(a) To grant the Impugned Development Order.
(b) Continued to give weight to the CDP notwithstanding that it conflicted directly with the KL Structure Plan. In this context, it is also important to bear in mind the fact that the local plan was already in existence although not gazetted.

The use of the CDP was wrongly relied on some 35 years after the introduction of the structure plan system (from the date of coming into force of the FTA versus the date when the Impugned Development Order was granted). In other words, Section 22 FTA has been contravened.

This in itself renders the exercise of discretion by the Datuk Bandar invalid and renders such exercise an illegality.

JMB and MC does not have locus standi to file judicial review to represent each individual parcel proprietor or lessee in their individual condominiums for matters other than common property

The Federal Court took note that Joint Management Body (“JMB”) and Management Corporation (“MC”) are statutory corporations. Their purpose of incorporation is the maintenance and a management of strata property under them. In this regard, their general duties and powers are provided for in Sections 21(1) and (2), and 59(1) and (2) of the Strata Management Act 2013 (“SMA 2013”).

There is nothing in the relevant legislation that expressly allows JMB and MC to file these judicial review applications in their own right and in a representative capacity for the owners and residents of the property to quash the development order made by the Datuk Bandar in respect of the subject land.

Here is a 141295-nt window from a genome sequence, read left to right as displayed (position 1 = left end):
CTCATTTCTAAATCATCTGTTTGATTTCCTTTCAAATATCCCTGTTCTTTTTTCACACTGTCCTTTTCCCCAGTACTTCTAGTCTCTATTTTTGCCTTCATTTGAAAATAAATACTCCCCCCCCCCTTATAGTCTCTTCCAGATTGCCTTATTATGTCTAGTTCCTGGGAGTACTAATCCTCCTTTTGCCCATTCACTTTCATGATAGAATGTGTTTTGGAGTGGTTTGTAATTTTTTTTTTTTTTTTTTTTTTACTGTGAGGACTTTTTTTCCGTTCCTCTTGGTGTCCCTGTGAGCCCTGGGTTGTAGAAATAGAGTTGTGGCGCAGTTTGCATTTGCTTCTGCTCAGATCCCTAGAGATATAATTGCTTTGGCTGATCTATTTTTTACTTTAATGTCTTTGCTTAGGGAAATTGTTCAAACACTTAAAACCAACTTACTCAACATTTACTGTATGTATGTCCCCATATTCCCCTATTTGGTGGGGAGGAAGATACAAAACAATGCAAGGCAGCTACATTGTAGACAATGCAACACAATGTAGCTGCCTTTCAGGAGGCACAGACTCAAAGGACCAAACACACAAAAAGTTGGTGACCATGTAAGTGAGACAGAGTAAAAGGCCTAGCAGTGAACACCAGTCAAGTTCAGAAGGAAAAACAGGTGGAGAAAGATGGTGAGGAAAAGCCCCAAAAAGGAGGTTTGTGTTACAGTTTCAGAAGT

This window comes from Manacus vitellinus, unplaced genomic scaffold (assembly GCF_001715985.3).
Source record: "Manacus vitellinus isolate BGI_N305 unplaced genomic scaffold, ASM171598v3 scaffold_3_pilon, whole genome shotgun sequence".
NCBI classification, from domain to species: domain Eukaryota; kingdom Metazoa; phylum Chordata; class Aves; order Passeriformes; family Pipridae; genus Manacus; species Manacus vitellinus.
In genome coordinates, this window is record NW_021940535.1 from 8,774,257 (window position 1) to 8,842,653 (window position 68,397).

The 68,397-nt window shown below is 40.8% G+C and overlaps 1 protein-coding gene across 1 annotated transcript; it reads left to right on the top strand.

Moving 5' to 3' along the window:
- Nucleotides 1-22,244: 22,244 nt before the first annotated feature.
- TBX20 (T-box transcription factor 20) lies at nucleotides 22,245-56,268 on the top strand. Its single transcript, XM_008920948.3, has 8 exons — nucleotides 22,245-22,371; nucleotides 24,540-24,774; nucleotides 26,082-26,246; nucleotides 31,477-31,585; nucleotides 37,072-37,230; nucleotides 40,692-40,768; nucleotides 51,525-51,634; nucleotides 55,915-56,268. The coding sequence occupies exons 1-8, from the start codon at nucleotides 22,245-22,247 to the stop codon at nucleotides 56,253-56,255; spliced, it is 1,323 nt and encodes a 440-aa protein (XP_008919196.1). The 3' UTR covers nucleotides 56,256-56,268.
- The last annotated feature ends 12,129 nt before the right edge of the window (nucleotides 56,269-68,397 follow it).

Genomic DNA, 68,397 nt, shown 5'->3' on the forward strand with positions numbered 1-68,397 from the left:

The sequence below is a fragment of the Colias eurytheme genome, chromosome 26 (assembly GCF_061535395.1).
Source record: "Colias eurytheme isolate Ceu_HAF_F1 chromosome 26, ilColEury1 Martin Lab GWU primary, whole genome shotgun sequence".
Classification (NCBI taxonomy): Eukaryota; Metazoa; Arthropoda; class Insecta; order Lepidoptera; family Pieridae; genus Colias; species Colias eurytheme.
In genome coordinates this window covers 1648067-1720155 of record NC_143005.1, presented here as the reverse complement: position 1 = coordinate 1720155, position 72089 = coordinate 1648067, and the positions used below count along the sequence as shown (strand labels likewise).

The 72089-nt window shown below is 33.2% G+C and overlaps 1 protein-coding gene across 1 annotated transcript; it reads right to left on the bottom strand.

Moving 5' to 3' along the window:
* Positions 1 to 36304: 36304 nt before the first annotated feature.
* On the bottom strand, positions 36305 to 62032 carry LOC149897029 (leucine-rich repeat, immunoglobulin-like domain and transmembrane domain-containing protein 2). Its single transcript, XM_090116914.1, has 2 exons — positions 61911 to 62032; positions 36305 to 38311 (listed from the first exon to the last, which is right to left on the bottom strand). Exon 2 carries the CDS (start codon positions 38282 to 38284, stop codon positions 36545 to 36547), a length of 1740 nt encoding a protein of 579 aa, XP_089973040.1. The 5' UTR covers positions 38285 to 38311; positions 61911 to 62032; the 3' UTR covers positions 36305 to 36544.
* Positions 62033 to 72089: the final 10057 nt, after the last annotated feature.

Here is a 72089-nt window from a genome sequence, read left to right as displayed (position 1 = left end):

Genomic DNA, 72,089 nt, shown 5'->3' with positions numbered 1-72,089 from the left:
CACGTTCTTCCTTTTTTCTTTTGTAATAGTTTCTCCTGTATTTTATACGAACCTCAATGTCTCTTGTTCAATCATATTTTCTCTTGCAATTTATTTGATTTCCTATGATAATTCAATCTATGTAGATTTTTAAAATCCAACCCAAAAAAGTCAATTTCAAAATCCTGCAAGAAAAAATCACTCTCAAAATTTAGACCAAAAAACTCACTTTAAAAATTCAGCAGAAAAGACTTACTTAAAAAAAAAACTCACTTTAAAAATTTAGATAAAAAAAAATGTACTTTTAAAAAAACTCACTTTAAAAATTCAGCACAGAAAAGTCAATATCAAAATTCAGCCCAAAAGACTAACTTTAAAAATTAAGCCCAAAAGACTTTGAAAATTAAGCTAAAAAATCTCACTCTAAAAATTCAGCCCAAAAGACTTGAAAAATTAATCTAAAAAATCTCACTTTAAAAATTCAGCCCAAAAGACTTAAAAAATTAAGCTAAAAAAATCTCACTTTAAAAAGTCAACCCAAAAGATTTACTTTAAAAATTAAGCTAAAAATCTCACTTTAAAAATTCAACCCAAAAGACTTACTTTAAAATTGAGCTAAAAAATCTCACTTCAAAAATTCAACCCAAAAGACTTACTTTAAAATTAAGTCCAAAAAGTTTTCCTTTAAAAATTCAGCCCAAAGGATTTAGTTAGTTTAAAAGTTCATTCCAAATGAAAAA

The Federal Court held that JMB and MC:

(a) cannot act beyond that which is authorised by the specific legislation creating them, albeit expressly or impliedly.

(b) does not possess the capacity to commence legal proceedings in their own right and in a representative capacity for the owners and residents of the property to quash the development order made by the Datuk Bandar in respect of the subject land. This is because it has not been granted such capacity or power under the statute. Such a power or capacity cannot be implied under or into Section 21(1)(i) SMA:

“… (i) to do such things as may be expedient or necessary for the proper maintenance and management of the buildings or lands intended for subdivision into parcels and the common property.”

(c) is not an entity that can be said to be an ‘adversely affected’ person under the O. 53 read in the context of the FT Act, as it has no capacity under the law.

The Federal Court further interpreted the MC’s rights with respect to Sections 143(2) and (3) of the SMA conferred on the joint management body and the management corporation is specifically in relation to proceedings for or in respect of common property and no more. The Federal Court answered the following questions of law in the negative.


Notwithstanding that Development Order was granted by the local authorities to allow development for certain area and/or land, it is always prudent to engage with lawyers at the initial stage of the development to conduct due diligence against the validity of the Development Order to avoid the same being challenged and declared illegal years down the road.

From the JMB and MC’s points of view, this Federal Court decision once again served as a reminder that the powers of JMB and MC are restricted and circumscribed by the four corners of the SMA 2013. This is so even in light of the seemingly wide provision of Section 21(1)(i) of the SMA 2013.

Ooi Xin Yi Profile Photo
Senior Legal Associate at Chee Hoe & Associates